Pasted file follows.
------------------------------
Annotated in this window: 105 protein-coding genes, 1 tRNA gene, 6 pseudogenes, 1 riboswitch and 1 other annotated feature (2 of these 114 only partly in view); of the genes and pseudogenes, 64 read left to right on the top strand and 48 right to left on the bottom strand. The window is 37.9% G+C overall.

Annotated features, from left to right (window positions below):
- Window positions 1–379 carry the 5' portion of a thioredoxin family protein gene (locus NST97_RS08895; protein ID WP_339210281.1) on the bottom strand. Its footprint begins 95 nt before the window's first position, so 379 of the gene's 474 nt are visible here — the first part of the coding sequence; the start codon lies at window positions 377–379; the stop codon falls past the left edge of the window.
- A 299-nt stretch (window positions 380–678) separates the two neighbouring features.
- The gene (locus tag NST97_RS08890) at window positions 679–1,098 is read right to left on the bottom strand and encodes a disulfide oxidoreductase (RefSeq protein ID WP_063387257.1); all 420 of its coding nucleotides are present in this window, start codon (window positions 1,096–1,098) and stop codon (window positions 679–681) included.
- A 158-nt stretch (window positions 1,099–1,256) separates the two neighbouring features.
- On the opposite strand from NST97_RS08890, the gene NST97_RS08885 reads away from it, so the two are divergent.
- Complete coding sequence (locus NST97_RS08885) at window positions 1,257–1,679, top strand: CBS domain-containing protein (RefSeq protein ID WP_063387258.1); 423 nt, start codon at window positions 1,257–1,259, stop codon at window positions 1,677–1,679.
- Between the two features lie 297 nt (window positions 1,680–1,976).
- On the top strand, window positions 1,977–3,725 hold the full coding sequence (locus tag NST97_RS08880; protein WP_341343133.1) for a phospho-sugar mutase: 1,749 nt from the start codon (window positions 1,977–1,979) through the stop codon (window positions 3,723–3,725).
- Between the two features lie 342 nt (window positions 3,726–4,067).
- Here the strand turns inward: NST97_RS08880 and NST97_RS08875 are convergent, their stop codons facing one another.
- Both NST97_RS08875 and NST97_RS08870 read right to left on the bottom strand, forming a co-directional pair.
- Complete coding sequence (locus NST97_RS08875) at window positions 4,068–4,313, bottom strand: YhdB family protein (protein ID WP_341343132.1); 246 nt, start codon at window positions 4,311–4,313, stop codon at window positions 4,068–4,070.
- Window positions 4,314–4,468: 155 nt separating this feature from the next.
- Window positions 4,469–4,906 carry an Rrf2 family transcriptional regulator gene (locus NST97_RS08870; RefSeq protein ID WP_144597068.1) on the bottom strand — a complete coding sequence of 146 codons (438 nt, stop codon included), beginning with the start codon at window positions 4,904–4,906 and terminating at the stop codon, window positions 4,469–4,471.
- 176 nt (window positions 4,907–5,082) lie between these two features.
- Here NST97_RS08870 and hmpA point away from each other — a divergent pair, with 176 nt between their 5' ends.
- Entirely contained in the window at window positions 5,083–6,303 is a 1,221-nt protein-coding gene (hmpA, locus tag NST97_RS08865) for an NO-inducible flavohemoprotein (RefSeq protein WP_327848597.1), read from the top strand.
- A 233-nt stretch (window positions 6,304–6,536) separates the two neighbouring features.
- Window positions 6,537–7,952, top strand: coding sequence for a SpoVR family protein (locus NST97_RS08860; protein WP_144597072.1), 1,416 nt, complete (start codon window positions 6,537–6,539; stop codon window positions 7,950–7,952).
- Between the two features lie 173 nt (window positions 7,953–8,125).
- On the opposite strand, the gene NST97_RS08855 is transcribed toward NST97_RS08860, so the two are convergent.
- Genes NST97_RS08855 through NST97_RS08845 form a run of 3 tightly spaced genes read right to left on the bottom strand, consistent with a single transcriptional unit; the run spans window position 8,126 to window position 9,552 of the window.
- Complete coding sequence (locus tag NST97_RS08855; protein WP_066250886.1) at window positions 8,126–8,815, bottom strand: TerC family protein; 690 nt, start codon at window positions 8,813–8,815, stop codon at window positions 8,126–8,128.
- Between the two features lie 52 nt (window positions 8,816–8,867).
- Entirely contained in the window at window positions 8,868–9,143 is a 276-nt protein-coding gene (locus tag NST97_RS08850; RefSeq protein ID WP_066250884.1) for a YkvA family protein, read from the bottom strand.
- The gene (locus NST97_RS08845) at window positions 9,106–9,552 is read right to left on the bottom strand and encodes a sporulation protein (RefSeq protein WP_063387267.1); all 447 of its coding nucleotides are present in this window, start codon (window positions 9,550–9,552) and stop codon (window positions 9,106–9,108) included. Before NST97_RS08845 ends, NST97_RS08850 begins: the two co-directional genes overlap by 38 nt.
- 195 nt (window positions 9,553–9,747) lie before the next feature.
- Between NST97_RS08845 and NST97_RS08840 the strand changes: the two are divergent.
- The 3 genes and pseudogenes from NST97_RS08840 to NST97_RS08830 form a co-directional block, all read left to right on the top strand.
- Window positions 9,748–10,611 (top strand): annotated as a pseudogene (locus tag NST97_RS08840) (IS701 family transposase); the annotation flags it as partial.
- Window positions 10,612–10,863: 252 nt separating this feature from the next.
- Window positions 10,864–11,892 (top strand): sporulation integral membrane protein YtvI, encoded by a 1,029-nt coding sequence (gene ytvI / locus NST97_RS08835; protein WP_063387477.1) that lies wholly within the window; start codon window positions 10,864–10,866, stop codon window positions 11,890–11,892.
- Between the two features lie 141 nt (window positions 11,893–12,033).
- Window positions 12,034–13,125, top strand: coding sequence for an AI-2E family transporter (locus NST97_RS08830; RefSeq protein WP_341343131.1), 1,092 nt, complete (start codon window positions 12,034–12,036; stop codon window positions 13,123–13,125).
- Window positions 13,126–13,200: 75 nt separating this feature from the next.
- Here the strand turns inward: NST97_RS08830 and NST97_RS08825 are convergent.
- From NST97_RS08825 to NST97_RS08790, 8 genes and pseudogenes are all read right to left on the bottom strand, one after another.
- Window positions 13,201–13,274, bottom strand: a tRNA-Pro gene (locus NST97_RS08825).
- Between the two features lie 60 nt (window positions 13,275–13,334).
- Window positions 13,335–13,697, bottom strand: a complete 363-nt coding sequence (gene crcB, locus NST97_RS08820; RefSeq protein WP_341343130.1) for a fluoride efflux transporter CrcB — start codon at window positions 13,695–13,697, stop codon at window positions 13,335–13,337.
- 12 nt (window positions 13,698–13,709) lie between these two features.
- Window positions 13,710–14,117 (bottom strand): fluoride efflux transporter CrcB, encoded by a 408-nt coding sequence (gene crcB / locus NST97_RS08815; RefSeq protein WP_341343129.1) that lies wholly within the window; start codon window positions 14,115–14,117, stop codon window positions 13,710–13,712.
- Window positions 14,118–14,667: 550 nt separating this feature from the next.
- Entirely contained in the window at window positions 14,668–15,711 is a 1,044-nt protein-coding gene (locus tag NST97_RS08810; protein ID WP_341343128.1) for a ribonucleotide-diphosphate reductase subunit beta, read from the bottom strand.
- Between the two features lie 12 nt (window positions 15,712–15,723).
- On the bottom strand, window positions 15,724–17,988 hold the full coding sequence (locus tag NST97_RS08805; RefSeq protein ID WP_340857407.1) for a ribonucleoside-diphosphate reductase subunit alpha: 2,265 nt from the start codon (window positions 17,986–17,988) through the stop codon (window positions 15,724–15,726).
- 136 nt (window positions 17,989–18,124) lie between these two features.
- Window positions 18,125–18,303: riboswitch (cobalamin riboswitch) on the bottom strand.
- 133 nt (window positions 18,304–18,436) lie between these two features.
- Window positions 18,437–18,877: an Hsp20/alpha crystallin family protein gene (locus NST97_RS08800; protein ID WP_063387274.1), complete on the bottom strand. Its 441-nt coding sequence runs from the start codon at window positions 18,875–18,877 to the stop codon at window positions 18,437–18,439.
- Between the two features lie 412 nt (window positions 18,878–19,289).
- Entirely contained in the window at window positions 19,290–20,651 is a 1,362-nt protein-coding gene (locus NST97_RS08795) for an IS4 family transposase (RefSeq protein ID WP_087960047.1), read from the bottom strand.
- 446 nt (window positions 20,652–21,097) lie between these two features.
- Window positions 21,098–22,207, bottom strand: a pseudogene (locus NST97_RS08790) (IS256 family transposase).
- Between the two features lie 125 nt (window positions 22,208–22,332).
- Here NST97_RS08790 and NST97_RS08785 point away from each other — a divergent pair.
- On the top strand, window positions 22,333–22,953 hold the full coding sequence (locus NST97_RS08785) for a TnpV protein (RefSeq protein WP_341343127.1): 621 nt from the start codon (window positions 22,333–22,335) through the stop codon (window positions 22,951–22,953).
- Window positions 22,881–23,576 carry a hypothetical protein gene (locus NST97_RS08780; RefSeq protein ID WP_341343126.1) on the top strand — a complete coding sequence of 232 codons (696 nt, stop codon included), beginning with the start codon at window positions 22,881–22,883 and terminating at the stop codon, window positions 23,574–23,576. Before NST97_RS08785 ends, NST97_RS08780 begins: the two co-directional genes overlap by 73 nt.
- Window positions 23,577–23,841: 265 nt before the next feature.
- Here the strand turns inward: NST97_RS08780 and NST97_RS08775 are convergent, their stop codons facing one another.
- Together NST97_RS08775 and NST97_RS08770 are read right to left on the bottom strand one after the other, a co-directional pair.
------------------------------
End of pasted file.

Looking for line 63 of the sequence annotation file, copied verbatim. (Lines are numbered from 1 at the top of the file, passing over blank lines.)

- Together NST97_RS08775 and NST97_RS08770 are read right to left on the bottom strand one after the other, a co-directional pair.